There is, for instance, the fact that blouses for women have been taxed. I do not know any manufacturer in the Free State who makes blouses, though there may be to a limited extent. I do not see much force in protecting an industry that is not provided for already in this country. One almost inevitable effect of extended tariffs is the restricting and hampering of the free flow of trade. No matter how protectionist we may be, we cannot hope to have a flow of trade in one direction, and we cannot export everything and import nothing. That is an economic and financial impossibility. Anything that can be done to remove the present restrictions in respect of the Customs difficulties at the ports should be done as soon as possible. The present delays at the ports, because of these Customs tariffs, which make it necessary to examine free entry goods as well as dutiable goods, are causing considerable inconvenience and expense. They are causing considerable inconvenience to trade, to the railways, and to the State.
The whole of these duties is passed on ultimately to the consumer in one form or another. I believe that a more expeditious method could be made, and I would venture to make a tentative suggestion to the Minister in this respect. Under the present conditions, the original invoices of all goods have to be sent with the consignment. A cargo of goods, for instance, comes in in the evening at the North Wall. The railway company's clerks who are employed for this purpose, start work at 11 p.m., and from the ship's manifest they make out a list of the dutiable goods. These are finished by 7 o'clock in the morning, but the office at which the customs officials do their work is not open until 10 o'clock and nothing can be done until then. These statements made out by the clerks at the ship's side have to be sent to the Custom House for examination and for proof. That takes some time, and the consignee, in the interior or in Dublin, has then to be written to for the customs charges. If the consignee is in the interior, the delay is greater. That means another three or four days' delay. There may be a delay in post. The consignee may not be in a hurry to get a postal order or draw a cheque, and a further delay takes place. When the return money is received, a certain amount of book-keeping entries have to be made, the money has to be paid and a receipt obtained at the Custom House. Eventually the document goes back to the ship's side, and certain other formalities are gone through before the goods are handed over to the railway company for conveyance to the interior. One day's delay would be saved if, instead of staying in their offices, the customs clerks went to the ship's side and dealt with the statement prepared by the shipping clerks. Delay would also be saved if, instead of writing to the consignee for the charges, the Government would ask the railway companies or the carriers, whoever they may be, to collect the tax on delivery of the goods, direct from the consignee. As had already been stated, machinery is in operation in regard to every parcel or consignment of goods coming into the Free State which has to bear a customs stamp of 6d., and a penny which is put on by the railway companies to cover the cost of clerical work. The railway company have to collect this from the consignee. Why not get them to collect the whole charges in the same way as they collect the amount in regard to parcels? Just imagine the amount of delay and chaos there would be if a person had to be written to by the Post Office authorities intimating that there was 6d. due on a parcel coming through the post and that when the money was paid at the post office, the parcel would be delivered. The obvious way to remedy it would be to get the postmen to collect the charges on delivery. I suggest in a tentative way that that practice might get a trial in regard to the general customs charges. I suggest that it might be tried, first, in respect of small parcels of drapery and other goods which usually go by passenger train. The delay is all the more irritating because the parcels are small and they involve an amount of trouble in dealing with them.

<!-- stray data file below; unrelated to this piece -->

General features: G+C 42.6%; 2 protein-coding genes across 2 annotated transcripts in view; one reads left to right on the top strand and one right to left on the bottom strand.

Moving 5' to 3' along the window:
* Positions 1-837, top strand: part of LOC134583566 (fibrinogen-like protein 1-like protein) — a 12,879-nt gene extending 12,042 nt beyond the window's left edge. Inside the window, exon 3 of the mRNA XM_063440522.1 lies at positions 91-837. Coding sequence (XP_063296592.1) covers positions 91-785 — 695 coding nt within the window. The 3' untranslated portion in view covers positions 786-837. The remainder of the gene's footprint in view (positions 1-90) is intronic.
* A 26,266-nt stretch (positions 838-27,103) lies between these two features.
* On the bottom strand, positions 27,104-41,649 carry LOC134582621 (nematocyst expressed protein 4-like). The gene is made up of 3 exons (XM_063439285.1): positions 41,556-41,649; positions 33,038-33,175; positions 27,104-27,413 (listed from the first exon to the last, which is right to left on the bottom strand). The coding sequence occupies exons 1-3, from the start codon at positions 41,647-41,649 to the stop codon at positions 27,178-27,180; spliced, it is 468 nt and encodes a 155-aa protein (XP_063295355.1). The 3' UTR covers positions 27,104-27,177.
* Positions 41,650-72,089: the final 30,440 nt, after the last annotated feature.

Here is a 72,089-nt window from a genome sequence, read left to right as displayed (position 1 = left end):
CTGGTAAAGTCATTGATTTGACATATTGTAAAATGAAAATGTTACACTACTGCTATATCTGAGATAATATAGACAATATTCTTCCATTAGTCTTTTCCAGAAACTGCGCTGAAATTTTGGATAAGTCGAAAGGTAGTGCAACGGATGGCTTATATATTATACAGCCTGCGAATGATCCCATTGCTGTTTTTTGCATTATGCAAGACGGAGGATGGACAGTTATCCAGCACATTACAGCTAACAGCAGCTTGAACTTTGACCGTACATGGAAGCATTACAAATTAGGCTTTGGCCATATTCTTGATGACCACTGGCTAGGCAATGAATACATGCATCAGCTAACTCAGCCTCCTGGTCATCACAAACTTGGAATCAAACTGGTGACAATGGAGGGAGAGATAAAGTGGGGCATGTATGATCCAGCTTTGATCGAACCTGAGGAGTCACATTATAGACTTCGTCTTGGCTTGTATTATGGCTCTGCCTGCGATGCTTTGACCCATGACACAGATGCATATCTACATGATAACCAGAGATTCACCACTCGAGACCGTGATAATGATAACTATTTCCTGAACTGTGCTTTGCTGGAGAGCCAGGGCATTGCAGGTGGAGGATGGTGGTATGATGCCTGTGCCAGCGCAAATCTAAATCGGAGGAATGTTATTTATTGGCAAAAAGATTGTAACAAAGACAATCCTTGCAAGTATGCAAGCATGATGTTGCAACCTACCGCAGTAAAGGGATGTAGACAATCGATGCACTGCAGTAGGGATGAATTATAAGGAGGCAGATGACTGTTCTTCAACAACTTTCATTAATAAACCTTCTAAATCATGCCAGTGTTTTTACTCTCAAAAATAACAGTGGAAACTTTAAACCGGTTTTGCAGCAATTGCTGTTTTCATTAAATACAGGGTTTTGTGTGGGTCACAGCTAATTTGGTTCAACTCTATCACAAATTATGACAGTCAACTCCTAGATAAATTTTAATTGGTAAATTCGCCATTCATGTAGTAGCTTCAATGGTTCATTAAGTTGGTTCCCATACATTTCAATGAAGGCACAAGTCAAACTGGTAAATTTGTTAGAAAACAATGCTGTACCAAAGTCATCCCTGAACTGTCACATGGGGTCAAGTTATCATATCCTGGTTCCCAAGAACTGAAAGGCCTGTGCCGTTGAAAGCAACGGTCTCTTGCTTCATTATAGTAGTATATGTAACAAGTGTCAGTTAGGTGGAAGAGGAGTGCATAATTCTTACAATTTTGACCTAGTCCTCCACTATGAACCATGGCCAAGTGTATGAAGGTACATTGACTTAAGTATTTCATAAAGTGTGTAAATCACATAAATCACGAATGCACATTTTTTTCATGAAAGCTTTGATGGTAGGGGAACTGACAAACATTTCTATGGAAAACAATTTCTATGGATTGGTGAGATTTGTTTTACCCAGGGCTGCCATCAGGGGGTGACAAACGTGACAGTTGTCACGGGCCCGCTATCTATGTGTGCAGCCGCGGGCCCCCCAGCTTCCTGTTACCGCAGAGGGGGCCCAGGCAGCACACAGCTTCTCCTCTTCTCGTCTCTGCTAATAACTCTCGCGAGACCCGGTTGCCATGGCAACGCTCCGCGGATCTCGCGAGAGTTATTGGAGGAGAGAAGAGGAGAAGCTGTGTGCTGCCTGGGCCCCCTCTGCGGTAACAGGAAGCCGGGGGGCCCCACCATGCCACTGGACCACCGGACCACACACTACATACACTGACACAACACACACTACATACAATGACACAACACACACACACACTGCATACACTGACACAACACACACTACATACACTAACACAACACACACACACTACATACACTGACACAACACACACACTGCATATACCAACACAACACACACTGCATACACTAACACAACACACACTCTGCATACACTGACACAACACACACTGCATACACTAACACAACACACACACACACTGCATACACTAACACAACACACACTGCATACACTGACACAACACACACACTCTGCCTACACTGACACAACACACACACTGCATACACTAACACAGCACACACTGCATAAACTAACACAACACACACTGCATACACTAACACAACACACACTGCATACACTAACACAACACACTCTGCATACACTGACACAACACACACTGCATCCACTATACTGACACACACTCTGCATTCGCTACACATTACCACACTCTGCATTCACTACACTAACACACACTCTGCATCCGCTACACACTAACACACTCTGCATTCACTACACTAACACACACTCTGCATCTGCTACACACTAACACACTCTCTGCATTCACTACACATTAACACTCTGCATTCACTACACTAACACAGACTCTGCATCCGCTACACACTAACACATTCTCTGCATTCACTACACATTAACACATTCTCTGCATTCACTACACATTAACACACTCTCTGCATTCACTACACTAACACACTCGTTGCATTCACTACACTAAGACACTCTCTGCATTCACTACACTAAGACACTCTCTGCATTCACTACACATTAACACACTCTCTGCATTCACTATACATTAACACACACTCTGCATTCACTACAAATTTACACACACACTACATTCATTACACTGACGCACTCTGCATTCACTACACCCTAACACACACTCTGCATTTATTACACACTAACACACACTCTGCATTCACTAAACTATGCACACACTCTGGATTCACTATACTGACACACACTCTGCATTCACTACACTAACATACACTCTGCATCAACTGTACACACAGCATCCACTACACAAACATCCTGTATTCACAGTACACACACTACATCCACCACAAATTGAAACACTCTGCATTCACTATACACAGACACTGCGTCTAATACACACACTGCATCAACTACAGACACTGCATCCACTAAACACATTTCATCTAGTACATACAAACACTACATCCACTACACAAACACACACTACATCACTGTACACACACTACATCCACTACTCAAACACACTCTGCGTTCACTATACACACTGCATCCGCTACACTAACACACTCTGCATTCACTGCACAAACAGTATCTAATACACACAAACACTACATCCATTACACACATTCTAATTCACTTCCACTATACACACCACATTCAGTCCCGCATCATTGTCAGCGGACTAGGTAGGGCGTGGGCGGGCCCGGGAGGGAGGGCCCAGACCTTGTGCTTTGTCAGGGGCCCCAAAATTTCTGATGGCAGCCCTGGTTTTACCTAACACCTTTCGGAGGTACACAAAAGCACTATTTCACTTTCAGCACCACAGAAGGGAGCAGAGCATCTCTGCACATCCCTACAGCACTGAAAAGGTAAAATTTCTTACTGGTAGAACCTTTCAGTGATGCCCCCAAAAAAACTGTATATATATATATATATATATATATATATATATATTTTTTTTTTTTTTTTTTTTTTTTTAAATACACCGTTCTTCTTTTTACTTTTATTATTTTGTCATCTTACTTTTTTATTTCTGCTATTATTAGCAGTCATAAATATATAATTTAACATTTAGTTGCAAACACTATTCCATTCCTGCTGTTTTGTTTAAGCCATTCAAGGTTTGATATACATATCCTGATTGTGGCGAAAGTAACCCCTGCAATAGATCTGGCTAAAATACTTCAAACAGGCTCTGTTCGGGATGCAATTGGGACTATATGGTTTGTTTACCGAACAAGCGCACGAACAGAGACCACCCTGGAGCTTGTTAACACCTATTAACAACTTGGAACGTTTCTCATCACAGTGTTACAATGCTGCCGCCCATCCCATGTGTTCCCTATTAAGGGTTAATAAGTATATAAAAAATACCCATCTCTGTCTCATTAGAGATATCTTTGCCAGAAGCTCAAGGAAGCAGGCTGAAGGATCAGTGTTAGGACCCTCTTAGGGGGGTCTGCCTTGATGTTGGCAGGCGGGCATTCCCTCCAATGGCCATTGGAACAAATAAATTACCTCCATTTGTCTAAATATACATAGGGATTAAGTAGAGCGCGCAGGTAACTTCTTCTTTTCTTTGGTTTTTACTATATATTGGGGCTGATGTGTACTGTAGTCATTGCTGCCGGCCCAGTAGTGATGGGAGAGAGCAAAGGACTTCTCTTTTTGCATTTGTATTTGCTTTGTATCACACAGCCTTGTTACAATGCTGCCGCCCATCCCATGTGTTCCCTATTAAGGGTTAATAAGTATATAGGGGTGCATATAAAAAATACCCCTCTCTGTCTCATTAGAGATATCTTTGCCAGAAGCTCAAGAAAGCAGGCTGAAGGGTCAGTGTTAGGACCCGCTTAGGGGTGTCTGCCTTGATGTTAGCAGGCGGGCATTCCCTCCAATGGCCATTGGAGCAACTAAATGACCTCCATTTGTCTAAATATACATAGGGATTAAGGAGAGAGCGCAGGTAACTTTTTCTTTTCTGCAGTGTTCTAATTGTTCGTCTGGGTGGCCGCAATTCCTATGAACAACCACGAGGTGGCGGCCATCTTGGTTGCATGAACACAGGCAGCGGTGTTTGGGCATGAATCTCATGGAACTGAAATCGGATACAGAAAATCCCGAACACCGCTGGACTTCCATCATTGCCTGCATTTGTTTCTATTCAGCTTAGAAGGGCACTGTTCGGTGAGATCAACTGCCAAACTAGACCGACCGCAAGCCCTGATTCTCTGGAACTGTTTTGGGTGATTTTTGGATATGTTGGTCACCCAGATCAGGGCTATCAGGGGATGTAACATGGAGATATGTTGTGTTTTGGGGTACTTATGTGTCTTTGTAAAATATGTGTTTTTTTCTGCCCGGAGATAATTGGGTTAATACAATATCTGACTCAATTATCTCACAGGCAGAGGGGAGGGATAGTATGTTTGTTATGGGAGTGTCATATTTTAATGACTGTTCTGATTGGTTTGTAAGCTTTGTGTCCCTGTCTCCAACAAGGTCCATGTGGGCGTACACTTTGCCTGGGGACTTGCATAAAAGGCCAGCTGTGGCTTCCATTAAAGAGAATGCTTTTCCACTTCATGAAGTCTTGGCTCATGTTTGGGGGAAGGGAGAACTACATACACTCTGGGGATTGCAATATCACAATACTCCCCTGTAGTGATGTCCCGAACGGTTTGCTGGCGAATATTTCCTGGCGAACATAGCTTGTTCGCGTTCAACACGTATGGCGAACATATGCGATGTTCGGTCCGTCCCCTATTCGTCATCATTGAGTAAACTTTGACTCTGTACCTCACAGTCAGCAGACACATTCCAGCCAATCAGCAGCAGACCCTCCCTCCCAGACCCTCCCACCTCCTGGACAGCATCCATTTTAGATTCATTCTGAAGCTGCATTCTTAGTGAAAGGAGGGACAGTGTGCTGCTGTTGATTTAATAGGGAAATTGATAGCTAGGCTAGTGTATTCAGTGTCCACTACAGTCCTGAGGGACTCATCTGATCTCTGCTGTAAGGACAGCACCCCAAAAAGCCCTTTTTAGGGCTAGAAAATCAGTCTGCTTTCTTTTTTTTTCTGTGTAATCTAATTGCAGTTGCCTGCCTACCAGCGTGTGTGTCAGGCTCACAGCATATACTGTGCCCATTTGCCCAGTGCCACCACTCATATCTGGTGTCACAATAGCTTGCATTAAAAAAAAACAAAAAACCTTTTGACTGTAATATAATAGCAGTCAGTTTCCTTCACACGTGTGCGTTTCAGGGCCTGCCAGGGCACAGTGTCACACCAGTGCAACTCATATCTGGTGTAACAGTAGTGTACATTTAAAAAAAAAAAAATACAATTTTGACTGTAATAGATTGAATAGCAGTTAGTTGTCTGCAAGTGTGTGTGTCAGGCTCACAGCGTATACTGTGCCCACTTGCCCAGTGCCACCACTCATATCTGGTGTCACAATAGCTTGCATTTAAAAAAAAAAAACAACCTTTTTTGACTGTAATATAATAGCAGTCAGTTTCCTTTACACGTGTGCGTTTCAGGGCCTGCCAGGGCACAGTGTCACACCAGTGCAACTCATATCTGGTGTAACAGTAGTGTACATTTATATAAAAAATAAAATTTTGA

Personal clothing and boots impose a large amount of extra work on the Customs Department. They are not on the same basis as tea, sugar and tobacco, because of the great number of firms involved, tea exporters from across Channel very often make deposits from which are deducted the Customs charges. The goods come in in large consignments to Dublin, and are redistributed throughout the country. The same is not true of the manufacturers of personal clothing, boots, and soforth. I think if this method were given a trial it would counter to a large extent a great number of complaints, would obviate a tremendous amount of delay, and would at all events, ease the hampering of trade which is very depressed. The railway companies are suffering as a result, and a good deal of trade is not going on because of the irritation caused by delay, and on account of the formality and red tape which have inevitably to be completed here, as is the case with most Customs barriers in other countries.
On account of the small amount of our trade we should not put on restrictions which could be dealt with in another way. I suggest that the Minister would give the matter some consideration and enter into communication, if necessary, with the railway companies to see if my suggestion could be carried out. I was speaking to a responsible railway official a few days ago, and I asked him if this suggestion was possible to be carried out, and he said it was quite possible, and it might be welcomed by the companies.